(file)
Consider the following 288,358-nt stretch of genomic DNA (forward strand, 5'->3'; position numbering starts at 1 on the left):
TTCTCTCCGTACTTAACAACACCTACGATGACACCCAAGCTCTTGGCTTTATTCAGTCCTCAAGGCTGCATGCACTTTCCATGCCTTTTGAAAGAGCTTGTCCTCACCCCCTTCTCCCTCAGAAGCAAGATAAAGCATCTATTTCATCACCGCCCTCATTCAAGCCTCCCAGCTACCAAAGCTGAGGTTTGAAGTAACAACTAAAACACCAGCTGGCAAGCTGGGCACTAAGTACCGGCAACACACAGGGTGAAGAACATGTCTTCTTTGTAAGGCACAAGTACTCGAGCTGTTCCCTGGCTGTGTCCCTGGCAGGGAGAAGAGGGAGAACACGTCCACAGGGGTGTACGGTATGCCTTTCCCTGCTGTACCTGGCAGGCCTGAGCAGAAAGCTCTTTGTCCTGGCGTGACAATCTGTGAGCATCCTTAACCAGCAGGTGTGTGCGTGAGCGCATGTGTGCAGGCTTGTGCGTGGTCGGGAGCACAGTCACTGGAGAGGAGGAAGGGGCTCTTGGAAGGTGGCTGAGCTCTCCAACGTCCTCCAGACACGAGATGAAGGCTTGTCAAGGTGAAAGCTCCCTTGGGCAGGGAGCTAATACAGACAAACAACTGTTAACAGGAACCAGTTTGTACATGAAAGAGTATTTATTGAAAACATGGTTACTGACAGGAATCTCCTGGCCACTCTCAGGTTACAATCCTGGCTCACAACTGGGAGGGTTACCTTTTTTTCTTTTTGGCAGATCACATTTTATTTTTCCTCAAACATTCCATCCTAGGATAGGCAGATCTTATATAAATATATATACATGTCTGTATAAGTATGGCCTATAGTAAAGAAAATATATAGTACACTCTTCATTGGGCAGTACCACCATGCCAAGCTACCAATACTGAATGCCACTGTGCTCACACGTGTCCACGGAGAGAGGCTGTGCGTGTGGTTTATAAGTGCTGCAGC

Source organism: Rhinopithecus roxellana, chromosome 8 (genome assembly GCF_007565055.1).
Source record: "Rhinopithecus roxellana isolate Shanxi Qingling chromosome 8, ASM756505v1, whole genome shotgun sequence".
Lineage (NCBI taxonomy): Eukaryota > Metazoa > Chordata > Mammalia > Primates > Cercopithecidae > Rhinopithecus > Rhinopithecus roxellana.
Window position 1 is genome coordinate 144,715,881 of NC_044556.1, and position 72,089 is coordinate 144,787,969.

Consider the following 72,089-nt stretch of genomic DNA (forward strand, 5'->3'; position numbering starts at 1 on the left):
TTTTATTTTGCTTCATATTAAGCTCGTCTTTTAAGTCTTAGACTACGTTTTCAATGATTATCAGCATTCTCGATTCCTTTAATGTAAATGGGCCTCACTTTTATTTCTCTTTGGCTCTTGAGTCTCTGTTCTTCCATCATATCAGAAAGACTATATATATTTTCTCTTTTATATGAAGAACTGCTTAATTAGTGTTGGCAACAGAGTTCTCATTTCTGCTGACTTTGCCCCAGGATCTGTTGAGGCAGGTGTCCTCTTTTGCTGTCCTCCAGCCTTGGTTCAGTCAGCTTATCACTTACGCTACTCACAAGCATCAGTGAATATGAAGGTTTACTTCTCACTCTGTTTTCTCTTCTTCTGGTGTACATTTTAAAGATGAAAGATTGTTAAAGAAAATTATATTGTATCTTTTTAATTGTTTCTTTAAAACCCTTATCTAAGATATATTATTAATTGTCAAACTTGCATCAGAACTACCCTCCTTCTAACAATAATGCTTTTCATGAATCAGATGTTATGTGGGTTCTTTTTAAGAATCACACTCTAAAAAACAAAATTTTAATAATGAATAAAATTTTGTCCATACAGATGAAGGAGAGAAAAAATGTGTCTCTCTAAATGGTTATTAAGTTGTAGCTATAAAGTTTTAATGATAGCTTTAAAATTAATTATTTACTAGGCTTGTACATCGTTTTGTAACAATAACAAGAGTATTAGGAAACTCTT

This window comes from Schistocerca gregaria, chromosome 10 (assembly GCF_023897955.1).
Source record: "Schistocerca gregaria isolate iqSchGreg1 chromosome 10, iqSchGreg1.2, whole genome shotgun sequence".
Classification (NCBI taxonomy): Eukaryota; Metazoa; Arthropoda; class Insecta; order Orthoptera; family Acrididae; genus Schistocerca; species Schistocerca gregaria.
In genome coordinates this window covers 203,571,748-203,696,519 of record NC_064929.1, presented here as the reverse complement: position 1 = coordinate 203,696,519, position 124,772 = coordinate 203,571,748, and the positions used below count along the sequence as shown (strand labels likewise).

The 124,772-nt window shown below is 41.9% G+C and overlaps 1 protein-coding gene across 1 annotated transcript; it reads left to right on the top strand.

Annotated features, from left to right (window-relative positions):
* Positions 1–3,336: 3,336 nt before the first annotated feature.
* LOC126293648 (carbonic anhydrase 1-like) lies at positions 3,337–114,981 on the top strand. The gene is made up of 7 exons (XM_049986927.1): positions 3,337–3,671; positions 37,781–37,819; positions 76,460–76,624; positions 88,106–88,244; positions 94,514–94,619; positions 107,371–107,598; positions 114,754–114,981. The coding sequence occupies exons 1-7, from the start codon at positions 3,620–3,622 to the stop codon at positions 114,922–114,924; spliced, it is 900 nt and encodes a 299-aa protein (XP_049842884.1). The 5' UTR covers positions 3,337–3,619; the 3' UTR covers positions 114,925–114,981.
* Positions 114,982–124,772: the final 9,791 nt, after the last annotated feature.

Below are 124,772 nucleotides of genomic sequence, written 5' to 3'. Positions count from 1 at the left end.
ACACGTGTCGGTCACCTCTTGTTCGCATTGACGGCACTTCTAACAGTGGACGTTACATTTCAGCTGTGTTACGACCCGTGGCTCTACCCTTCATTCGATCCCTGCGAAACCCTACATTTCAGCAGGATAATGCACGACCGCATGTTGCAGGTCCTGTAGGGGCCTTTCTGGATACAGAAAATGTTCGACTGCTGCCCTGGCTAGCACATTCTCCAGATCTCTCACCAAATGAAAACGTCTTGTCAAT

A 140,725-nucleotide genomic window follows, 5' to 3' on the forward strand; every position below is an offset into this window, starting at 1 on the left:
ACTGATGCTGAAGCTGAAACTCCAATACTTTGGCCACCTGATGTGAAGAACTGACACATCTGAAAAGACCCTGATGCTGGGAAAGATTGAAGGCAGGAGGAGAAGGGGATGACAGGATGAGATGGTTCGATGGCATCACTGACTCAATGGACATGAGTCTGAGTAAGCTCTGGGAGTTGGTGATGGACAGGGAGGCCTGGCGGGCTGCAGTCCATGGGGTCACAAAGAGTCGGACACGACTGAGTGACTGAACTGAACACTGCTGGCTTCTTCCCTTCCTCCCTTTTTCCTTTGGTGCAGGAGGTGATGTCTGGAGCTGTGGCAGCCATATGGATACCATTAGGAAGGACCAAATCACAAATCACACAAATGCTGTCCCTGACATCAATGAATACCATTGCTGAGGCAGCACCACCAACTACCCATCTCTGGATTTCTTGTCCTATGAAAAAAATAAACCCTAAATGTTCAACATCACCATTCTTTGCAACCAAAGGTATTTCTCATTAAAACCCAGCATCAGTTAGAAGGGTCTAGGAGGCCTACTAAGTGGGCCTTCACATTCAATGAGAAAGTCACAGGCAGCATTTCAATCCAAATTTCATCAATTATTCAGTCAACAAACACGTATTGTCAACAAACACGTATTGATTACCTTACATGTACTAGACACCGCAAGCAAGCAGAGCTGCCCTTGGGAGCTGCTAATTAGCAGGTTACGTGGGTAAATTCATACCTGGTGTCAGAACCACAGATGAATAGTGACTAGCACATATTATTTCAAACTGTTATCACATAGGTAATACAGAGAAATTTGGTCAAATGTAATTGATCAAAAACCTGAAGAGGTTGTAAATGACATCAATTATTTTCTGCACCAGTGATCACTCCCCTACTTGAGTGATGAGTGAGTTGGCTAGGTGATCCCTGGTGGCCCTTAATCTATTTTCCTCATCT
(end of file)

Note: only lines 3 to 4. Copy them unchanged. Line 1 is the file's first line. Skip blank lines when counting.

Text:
Source organism: Rhinopithecus roxellana, chromosome 8 (genome assembly GCF_007565055.1).
Source record: "Rhinopithecus roxellana isolate Shanxi Qingling chromosome 8, ASM756505v1, whole genome shotgun sequence".